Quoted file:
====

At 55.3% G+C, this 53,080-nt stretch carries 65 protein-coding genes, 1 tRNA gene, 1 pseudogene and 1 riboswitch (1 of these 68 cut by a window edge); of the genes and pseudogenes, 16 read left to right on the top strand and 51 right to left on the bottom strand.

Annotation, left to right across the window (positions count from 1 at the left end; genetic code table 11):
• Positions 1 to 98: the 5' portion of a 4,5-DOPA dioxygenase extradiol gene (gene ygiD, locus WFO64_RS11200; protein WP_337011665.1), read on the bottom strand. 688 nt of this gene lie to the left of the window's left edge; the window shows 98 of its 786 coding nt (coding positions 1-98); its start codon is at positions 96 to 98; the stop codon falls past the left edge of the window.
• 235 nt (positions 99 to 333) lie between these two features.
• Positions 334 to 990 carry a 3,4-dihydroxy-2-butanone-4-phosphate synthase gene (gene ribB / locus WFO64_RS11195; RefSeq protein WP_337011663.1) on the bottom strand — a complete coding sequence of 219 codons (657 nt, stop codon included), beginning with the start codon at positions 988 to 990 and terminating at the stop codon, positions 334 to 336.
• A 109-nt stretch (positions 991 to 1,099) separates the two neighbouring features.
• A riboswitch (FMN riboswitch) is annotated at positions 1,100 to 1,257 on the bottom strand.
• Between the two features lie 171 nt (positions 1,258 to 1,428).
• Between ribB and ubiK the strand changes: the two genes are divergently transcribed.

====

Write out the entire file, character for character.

At 55.3% G+C, this 53,080-nt stretch carries 65 protein-coding genes, 1 tRNA gene, 1 pseudogene and 1 riboswitch (1 of these 68 cut by a window edge); of the genes and pseudogenes, 16 read left to right on the top strand and 51 right to left on the bottom strand.

Annotation, left to right across the window (positions count from 1 at the left end; genetic code table 11):
• Positions 1 to 98: the 5' portion of a 4,5-DOPA dioxygenase extradiol gene (gene ygiD, locus WFO64_RS11200; protein WP_337011665.1), read on the bottom strand. 688 nt of this gene lie to the left of the window's left edge; the window shows 98 of its 786 coding nt (coding positions 1-98); its start codon is at positions 96 to 98; the stop codon falls past the left edge of the window.
• 235 nt (positions 99 to 333) lie between these two features.
• Positions 334 to 990 carry a 3,4-dihydroxy-2-butanone-4-phosphate synthase gene (gene ribB / locus WFO64_RS11195; RefSeq protein WP_337011663.1) on the bottom strand — a complete coding sequence of 219 codons (657 nt, stop codon included), beginning with the start codon at positions 988 to 990 and terminating at the stop codon, positions 334 to 336.
• A 109-nt stretch (positions 991 to 1,099) separates the two neighbouring features.
• A riboswitch (FMN riboswitch) is annotated at positions 1,100 to 1,257 on the bottom strand.
• Between the two features lie 171 nt (positions 1,258 to 1,428).
• Between ribB and ubiK the strand changes: the two genes are divergently transcribed.